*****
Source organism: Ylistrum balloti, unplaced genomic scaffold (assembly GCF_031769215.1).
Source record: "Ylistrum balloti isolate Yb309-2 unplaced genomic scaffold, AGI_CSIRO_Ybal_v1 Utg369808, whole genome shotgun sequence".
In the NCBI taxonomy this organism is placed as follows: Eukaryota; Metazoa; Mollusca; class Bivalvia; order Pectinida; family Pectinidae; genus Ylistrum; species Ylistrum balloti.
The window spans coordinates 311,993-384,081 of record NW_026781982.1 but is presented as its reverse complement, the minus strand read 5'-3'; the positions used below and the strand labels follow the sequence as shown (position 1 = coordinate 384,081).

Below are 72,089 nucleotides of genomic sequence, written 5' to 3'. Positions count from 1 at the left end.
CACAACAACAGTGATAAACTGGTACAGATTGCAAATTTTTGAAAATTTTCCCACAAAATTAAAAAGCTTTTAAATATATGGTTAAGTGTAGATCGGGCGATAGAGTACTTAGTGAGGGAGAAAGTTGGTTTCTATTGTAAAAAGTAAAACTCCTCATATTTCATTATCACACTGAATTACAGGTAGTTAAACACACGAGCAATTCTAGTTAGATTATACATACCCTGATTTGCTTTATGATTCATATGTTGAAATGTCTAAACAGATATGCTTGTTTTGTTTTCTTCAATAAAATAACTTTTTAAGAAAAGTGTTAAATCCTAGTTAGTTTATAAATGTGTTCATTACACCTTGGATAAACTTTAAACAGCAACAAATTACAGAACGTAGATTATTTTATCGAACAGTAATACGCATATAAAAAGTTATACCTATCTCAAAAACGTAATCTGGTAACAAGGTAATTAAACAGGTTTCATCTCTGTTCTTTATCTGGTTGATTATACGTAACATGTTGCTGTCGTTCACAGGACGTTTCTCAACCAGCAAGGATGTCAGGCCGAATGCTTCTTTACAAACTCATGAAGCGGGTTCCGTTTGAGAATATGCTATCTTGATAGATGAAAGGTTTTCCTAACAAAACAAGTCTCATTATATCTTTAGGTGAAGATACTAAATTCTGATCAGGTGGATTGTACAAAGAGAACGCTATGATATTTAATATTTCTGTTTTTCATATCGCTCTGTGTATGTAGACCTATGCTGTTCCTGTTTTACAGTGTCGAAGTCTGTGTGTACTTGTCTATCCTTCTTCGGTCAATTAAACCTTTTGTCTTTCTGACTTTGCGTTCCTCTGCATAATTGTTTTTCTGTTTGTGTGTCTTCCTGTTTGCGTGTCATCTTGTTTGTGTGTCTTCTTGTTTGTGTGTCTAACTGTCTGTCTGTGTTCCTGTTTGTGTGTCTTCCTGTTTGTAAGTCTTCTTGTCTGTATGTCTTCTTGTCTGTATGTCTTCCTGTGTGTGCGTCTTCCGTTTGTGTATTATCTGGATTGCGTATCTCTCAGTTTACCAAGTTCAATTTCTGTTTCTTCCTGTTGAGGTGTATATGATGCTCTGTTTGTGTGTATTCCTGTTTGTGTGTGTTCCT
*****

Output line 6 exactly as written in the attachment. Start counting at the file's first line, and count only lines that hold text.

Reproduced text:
CACAACAACAGTGATAAACTGGTACAGATTGCAAATTTTTGAAAATTTTCCCACAAAATTAAAAAGCTTTTAAATATATGGTTAAGTGTAGATCGGGCGATAGAGTACTTAGTGAGGGAGAAAGTTGGTTTCTATTGTAAAAAGTAAAACTCCTCATATTTCATTATCACACTGAATTACAGGTAGTTAAACACACGAGCAATTCTAGTTAGATTATACATACCCTGATTTGCTTTATGATTCATATGTTGAAATGTCTAAACAGATATGCTTGTTTTGTTTTCTTCAATAAAATAACTTTTTAAGAAAAGTGTTAAATCCTAGTTAGTTTATAAATGTGTTCATTACACCTTGGATAAACTTTAAACAGCAACAAATTACAGAACGTAGATTATTTTATCGAACAGTAATACGCATATAAAAAGTTATACCTATCTCAAAAACGTAATCTGGTAACAAGGTAATTAAACAGGTTTCATCTCTGTTCTTTATCTGGTTGATTATACGTAACATGTTGCTGTCGTTCACAGGACGTTTCTCAACCAGCAAGGATGTCAGGCCGAATGCTTCTTTACAAACTCATGAAGCGGGTTCCGTTTGAGAATATGCTATCTTGATAGATGAAAGGTTTTCCTAACAAAACAAGTCTCATTATATCTTTAGGTGAAGATACTAAATTCTGATCAGGTGGATTGTACAAAGAGAACGCTATGATATTTAATATTTCTGTTTTTCATATCGCTCTGTGTATGTAGACCTATGCTGTTCCTGTTTTACAGTGTCGAAGTCTGTGTGTACTTGTCTATCCTTCTTCGGTCAATTAAACCTTTTGTCTTTCTGACTTTGCGTTCCTCTGCATAATTGTTTTTCTGTTTGTGTGTCTTCCTGTTTGCGTGTCATCTTGTTTGTGTGTCTTCTTGTTTGTGTGTCTAACTGTCTGTCTGTGTTCCTGTTTGTGTGTCTTCCTGTTTGTAAGTCTTCTTGTCTGTATGTCTTCTTGTCTGTATGTCTTCCTGTGTGTGCGTCTTCCGTTTGTGTATTATCTGGATTGCGTATCTCTCAGTTTACCAAGTTCAATTTCTGTTTCTTCCTGTTGAGGTGTATATGATGCTCTGTTTGTGTGTATTCCTGTTTGTGTGTGTTCCT